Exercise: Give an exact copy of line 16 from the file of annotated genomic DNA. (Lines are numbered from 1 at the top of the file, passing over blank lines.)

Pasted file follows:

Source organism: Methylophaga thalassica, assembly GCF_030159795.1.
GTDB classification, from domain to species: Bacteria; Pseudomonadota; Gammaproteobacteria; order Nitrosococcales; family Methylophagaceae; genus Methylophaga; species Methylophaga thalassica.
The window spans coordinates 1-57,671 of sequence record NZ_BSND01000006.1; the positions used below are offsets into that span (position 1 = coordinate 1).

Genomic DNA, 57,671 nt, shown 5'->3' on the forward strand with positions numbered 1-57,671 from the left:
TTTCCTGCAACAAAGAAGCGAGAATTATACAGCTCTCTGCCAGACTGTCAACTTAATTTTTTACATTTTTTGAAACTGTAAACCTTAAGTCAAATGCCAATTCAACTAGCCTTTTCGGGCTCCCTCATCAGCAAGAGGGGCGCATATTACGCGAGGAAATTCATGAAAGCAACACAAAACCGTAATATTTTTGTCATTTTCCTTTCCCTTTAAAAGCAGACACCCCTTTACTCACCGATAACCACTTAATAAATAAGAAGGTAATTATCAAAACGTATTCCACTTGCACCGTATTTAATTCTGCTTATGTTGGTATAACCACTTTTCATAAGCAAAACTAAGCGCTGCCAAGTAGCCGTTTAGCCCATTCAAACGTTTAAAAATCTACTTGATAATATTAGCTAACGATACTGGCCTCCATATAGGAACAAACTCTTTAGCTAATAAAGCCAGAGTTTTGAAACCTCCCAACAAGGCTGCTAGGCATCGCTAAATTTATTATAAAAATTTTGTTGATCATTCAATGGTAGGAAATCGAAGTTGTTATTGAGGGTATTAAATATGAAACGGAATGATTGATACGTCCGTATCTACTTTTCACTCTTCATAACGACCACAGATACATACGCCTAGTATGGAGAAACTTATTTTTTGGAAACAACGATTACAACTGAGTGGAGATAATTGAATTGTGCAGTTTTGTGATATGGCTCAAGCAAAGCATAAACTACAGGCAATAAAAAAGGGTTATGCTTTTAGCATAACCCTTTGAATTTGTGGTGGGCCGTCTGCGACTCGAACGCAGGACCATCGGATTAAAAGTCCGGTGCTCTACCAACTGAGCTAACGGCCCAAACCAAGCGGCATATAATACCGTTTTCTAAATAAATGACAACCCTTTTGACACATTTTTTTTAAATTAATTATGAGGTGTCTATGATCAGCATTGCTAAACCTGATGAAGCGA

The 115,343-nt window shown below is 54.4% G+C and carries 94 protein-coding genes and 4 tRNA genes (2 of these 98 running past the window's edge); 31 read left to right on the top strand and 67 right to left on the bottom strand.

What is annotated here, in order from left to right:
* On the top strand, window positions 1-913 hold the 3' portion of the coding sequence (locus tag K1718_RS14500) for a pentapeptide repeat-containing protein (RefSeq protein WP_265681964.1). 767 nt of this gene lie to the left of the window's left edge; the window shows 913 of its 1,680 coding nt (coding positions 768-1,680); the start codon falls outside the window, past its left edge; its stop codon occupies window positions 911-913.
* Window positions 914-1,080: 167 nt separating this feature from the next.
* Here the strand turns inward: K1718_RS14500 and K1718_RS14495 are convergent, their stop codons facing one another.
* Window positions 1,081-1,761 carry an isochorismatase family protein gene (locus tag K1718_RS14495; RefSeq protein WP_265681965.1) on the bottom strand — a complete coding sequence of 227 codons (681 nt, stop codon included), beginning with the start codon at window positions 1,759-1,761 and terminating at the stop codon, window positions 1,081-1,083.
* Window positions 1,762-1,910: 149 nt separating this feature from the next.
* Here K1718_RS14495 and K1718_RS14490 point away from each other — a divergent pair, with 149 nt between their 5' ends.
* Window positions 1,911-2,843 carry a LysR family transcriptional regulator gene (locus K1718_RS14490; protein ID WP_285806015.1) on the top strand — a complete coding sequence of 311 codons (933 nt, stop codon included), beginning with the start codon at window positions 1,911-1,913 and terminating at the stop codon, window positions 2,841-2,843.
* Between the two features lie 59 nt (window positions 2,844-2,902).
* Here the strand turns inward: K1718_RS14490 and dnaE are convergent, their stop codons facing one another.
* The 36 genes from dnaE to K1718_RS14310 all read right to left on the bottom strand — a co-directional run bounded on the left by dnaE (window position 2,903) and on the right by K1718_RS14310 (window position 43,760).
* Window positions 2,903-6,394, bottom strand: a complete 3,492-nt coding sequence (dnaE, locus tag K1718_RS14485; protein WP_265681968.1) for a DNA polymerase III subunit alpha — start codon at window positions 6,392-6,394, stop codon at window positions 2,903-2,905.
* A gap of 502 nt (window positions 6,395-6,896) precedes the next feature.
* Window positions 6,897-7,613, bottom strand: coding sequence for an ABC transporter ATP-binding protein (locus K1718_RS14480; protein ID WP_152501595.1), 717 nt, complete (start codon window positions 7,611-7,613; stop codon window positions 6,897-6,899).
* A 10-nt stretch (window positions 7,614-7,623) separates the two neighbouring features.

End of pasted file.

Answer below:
* Here the strand turns inward: K1718_RS14490 and dnaE are convergent, their stop codons facing one another.